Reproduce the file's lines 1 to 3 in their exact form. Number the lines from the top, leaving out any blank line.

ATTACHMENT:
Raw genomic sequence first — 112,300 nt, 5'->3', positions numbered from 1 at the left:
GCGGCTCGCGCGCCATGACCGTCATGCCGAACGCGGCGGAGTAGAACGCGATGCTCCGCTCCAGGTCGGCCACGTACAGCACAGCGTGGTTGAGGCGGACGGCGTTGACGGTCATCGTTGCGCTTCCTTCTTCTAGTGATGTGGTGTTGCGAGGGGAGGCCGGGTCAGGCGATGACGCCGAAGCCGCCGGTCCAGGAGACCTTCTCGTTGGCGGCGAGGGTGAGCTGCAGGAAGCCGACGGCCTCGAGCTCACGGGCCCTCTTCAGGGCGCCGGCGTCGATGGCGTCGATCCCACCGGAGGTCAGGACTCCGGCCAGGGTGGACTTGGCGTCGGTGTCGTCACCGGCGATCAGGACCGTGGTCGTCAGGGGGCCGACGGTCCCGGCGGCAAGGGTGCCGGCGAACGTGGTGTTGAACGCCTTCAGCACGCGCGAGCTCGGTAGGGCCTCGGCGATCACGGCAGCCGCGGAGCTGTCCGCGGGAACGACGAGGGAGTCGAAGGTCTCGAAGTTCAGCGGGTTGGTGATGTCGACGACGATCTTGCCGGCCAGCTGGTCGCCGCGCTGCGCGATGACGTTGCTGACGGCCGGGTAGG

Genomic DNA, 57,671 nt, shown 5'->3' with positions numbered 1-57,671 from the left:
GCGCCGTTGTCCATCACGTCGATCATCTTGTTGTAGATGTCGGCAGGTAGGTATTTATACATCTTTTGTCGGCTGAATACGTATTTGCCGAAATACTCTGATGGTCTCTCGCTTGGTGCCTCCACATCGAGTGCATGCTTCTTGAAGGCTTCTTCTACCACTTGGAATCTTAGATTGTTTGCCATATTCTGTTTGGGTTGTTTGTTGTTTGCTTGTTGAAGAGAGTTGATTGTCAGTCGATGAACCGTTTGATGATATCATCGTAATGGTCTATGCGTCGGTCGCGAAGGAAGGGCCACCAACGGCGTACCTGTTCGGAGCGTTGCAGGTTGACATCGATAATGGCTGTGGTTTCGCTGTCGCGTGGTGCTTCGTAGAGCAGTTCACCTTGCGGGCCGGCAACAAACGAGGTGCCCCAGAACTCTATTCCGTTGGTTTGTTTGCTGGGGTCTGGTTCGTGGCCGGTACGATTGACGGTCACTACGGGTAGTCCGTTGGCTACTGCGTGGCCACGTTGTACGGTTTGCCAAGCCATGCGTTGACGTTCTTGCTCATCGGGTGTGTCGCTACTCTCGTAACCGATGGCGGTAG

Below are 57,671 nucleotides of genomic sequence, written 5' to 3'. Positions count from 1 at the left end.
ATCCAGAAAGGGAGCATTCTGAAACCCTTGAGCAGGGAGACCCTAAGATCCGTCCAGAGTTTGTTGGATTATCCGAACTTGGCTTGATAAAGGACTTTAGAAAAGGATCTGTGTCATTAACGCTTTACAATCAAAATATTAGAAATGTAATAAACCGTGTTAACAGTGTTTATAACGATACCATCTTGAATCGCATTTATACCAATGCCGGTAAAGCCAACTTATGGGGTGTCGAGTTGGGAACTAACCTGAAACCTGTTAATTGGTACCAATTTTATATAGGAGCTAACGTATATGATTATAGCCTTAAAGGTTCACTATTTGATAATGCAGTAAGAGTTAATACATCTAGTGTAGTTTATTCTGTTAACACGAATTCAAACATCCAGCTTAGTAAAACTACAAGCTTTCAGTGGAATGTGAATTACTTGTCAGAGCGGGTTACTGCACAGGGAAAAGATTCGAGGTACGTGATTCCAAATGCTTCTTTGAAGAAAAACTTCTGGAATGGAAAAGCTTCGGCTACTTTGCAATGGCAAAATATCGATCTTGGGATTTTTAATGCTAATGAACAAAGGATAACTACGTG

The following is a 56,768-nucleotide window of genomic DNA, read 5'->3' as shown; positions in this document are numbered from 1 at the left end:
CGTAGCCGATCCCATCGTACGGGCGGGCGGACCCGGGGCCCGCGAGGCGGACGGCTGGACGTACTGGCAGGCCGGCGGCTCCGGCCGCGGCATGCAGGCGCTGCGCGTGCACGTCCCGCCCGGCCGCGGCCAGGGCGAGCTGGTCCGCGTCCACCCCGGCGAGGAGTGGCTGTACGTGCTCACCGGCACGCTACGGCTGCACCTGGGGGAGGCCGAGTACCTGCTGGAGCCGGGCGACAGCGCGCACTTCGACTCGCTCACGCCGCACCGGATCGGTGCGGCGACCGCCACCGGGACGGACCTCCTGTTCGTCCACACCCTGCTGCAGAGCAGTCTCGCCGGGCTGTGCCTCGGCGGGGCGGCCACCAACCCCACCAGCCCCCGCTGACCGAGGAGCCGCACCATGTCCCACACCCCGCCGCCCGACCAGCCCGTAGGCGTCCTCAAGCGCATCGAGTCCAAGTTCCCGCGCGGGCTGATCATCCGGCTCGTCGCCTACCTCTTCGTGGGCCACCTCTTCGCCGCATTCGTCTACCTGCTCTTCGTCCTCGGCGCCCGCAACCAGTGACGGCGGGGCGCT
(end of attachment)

Raw genomic sequence first — 112,300 nt, 5'->3', positions numbered from 1 at the left:
GCGGCTCGCGCGCCATGACCGTCATGCCGAACGCGGCGGAGTAGAACGCGATGCTCCGCTCCAGGTCGGCCACGTACAGCACAGCGTGGTTGAGGCGGACGGCGTTGACGGTCATCGTTGCGCTTCCTTCTTCTAGTGATGTGGTGTTGCGAGGGGAGGCCGGGTCAGGCGATGACGCCGAAGCCGCCGGTCCAGGAGACCTTCTCGTTGGCGGCGAGGGTGAGCTGCAGGAAGCCGACGGCCTCGAGCTCACGGGCCCTCTTCAGGGCGCCGGCGTCGATGGCGTCGATCCCACCGGAGGTCAGGACTCCGGCCAGGGTGGACTTGGCGTCGGTGTCGTCACCGGCGATCAGGACCGTGGTCGTCAGGGGGCCGACGGTCCCGGCGGCAAGGGTGCCGGCGAACGTGGTGTTGAACGCCTTCAGCACGCGCGAGCTCGGTAGGGCCTCGGCGATCACGGCAGCCGCGGAGCTGTCCGCGGGAACGACGAGGGAGTCGAAGGTCTCGAAGTTCAGCGGGTTGGTGATGTCGACGACGATCTTGCCGGCCAGCTGGTCGCCGCGCTGCGCGATGACGTTGCTGACGGCCGGGTAGG

Genomic DNA, 57,671 nt, shown 5'->3' with positions numbered 1-57,671 from the left: